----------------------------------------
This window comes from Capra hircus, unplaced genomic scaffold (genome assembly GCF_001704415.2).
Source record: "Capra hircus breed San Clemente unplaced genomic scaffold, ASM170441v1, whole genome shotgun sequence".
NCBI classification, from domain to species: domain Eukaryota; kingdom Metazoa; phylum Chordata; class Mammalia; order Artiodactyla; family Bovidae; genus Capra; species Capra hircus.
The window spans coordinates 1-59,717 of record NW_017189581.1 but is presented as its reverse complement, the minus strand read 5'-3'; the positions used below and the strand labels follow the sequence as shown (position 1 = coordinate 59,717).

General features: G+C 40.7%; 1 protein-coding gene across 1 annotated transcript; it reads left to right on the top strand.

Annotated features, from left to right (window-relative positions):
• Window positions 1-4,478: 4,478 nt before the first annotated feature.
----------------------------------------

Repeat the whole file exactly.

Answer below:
This window comes from Capra hircus, unplaced genomic scaffold (genome assembly GCF_001704415.2).
Source record: "Capra hircus breed San Clemente unplaced genomic scaffold, ASM170441v1, whole genome shotgun sequence".
NCBI classification, from domain to species: domain Eukaryota; kingdom Metazoa; phylum Chordata; class Mammalia; order Artiodactyla; family Bovidae; genus Capra; species Capra hircus.
The window spans coordinates 1-59,717 of record NW_017189581.1 but is presented as its reverse complement, the minus strand read 5'-3'; the positions used below and the strand labels follow the sequence as shown (position 1 = coordinate 59,717).

General features: G+C 40.7%; 1 protein-coding gene across 1 annotated transcript; it reads left to right on the top strand.

Annotated features, from left to right (window-relative positions):
• Window positions 1-4,478: 4,478 nt before the first annotated feature.